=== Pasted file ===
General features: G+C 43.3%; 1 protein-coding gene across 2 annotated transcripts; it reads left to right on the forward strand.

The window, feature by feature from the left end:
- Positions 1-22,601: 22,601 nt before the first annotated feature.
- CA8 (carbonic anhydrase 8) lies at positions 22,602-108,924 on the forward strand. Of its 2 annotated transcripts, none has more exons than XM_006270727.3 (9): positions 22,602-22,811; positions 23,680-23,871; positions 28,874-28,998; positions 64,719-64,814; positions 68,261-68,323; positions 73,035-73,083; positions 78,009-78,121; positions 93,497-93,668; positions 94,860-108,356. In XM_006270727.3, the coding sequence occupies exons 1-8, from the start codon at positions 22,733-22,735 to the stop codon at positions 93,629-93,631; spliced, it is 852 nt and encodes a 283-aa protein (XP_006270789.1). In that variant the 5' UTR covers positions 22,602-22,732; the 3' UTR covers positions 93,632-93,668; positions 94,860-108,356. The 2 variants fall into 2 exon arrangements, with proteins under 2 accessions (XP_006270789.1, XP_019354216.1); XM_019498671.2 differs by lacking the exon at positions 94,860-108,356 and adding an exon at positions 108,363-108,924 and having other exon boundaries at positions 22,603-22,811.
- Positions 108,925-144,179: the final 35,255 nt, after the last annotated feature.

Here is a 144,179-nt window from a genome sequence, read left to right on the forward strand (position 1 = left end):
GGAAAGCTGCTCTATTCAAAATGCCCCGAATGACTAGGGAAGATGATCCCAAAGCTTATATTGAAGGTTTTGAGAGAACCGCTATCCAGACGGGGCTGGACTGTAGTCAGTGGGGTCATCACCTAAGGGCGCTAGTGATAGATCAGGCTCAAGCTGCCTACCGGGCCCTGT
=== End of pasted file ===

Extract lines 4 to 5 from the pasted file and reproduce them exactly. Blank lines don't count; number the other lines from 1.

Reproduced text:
- CA8 (carbonic anhydrase 8) lies at positions 22,602-108,924 on the forward strand. Of its 2 annotated transcripts, none has more exons than XM_006270727.3 (9): positions 22,602-22,811; positions 23,680-23,871; positions 28,874-28,998; positions 64,719-64,814; positions 68,261-68,323; positions 73,035-73,083; positions 78,009-78,121; positions 93,497-93,668; positions 94,860-108,356. In XM_006270727.3, the coding sequence occupies exons 1-8, from the start codon at positions 22,733-22,735 to the stop codon at positions 93,629-93,631; spliced, it is 852 nt and encodes a 283-aa protein (XP_006270789.1). In that variant the 5' UTR covers positions 22,602-22,732; the 3' UTR covers positions 93,632-93,668; positions 94,860-108,356. The 2 variants fall into 2 exon arrangements, with proteins under 2 accessions (XP_006270789.1, XP_019354216.1); XM_019498671.2 differs by lacking the exon at positions 94,860-108,356 and adding an exon at positions 108,363-108,924 and having other exon boundaries at positions 22,603-22,811.
- Positions 108,925-144,179: the final 35,255 nt, after the last annotated feature.